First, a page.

SubscribeArrow

Happy Thursday, everybody. This is Bob Herman, and David Nather has given me the keys to Vitals today while he rests his continuously typing fingers in an ice bath, so I'm going to do my best not to crash this bus into the nearest ditch. Let's get to it!

Why the Blues are Obamacare's 'last man standing'

The recent report from Standard & Poor's detailing why Obamacare is not in a death spiral has made a lot of waves, especially in liberal circles. Don't overlook the linchpin of the S&P analysis — the financial reports of the not-for-profit and mutual Blue Cross Blue Shield insurers.

Why focus on the Blues? Simply put, they hold a lot of market power, and the exchanges would struggle to function without them. "Traditionally the Blues have been the main players in the individual market," Dan Polsky, executive director of the University of Pennsylvania's Leonard Davis Institute of Health Economics, told me. "They are kind of the default, the last man standing."

Here's the evidence of the Blues' importance:

  • Five states (Alabama, Alaska, Oklahoma, South Carolina, and Wyoming) had only one insurer for 2017. In each of those instances, the lone insurer is a Blue Cross Blue Shield affiliate.
  • Many other states (Arizona, Delaware, New Jersey, North Carolina, Vermont, and West Virginia) had only two insurers for 2017. In each of those instances, the Blues are a dominant player.
  • Blues are major competitors in California, Florida, and other big-state exchanges.

It's not all rosy for the Blues: The Obamacare markets vary widely from state to state and depend heavily on other factors, such as Medicaid expansion, whether pre-Obamacare plans are still around, and the state's risk pool.

  • Many Blue Cross Blue Shield plans still offer broader networks of hospitals and doctors. But the Blues in Illinois, Minnesota and Texas scrapped those plans in favor of narrow networks.
  • The Blues affiliates in Mississippi and Nebraska only sell plans off the exchange, and Wellmark just decided to abandon its half-hearted attempt on the Iowa exchange.

What we're watching: the largest of all the Blue Cross Blue Shield companies — Anthem. The for-profit Anthem has a massive Obamacare business that has hovered around break-even and slight profitability, and its decision to stay or exit in 2018 will be a bellwether for the marketplaces.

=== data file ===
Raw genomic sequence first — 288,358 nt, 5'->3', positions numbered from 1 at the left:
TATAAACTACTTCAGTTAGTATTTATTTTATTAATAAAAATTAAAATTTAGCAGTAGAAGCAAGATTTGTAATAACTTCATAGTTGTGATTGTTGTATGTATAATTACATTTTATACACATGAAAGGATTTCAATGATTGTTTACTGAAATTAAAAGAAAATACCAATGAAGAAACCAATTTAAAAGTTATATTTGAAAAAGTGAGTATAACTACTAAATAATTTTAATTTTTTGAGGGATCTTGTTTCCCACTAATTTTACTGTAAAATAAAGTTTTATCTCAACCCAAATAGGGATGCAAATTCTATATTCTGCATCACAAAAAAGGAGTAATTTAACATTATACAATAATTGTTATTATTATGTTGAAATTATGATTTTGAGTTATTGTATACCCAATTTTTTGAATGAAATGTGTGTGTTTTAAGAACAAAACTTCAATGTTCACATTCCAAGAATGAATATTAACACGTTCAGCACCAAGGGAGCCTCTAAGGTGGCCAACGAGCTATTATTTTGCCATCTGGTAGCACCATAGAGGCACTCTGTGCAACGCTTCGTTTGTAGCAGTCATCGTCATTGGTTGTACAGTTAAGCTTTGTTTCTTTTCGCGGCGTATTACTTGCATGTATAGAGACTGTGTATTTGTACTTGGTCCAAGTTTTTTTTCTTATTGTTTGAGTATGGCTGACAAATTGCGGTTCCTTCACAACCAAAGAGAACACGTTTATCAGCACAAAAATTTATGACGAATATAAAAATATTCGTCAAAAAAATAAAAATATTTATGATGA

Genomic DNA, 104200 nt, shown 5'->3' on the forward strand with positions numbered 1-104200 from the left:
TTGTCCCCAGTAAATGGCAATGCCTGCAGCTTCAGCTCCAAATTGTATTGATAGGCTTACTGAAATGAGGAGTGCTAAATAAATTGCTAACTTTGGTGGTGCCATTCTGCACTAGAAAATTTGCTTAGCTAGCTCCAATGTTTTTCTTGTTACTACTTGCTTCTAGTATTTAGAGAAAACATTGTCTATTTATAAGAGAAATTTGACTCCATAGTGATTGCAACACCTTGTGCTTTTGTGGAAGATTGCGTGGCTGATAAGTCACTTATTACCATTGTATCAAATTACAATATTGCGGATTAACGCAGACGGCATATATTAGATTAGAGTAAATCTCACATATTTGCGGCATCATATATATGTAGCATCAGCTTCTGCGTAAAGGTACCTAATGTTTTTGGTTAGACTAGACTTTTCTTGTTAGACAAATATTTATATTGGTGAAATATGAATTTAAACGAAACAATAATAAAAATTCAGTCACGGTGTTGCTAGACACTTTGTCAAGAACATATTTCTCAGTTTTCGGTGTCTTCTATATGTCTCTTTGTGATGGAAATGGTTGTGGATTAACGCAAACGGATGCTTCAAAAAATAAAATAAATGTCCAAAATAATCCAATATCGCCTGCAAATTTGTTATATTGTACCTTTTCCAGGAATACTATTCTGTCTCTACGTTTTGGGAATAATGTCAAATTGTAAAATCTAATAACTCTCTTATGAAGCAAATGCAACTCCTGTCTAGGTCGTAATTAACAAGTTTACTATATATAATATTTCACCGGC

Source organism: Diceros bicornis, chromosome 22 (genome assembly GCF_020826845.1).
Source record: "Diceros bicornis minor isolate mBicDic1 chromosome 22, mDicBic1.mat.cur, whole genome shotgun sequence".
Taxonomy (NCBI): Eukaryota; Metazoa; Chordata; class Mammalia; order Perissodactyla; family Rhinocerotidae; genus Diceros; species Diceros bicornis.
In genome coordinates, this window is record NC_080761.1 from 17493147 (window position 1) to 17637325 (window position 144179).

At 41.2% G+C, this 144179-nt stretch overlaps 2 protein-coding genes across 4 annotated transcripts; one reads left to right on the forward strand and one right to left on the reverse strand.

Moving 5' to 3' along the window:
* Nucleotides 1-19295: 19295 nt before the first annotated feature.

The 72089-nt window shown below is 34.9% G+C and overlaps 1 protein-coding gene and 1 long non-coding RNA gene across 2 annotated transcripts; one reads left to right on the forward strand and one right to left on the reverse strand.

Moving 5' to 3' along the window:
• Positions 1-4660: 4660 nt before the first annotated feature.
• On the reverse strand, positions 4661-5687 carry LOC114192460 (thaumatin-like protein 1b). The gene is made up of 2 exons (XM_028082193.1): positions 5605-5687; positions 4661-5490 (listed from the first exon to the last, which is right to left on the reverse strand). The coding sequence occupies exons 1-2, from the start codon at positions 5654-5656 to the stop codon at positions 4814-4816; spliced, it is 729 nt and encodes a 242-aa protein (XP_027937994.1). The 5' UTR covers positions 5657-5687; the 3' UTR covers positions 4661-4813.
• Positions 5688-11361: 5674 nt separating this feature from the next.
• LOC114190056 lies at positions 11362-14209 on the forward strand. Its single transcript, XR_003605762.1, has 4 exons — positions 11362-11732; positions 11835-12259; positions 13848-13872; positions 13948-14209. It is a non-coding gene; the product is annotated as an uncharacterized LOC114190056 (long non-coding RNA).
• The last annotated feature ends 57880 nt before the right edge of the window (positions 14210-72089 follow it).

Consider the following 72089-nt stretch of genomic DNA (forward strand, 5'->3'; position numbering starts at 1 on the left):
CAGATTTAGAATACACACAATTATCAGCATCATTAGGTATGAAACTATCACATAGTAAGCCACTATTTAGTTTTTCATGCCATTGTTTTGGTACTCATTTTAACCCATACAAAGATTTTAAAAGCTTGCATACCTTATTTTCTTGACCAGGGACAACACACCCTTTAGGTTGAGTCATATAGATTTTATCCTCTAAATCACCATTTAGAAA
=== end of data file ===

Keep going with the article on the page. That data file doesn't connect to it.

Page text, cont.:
Trump aims gun at subsidies, but it might be a Nerf gun

President Trump to the Wall Street Journal yesterday: He may be willing to eliminate Obamacare's cost-sharing subsidies for low-income people as a way to get top Democrats to cut a deal with him on repeal and replace. "The Democrats will start calling me and negotiating."

Trump, in that same interview: "I may go the other way" on the insurance payments because "the longer I'm behind this desk and you have Obamacare, the more I would own it."

Between the lines: It's clear Trump is aware how powerful these subsidies are. Without them, premiums will go up, and insurers may exit. But Trump's waffling also shows how this is a risky gambit, and Democrats aren't buying it. Chuck Schumer and Nancy Pelosi both released statements that hammered Trump's threats and said they would only build on Obamacare. The clear loser from this: insurers, who are already sick of the uncertainty.

Top health insurance lobbyist to meet with Verma

Next up in the battle for the Obamacare subsidies: Marilyn Tavenner, CEO of America's Health Insurance Plans, is meeting with Centers for Medicare and Medicaid Services chief Seema Verma on Tuesday, David Nather reports. There will be a lot on the agenda — AHIP spokeswoman Kristine Grow says it will cover Medicare, Medicaid and the individual market. But it's widely expected that Tavenner will press for a yes-or-no answer on whether insurers will keep getting paid for Obamacare's cost-sharing subsidies.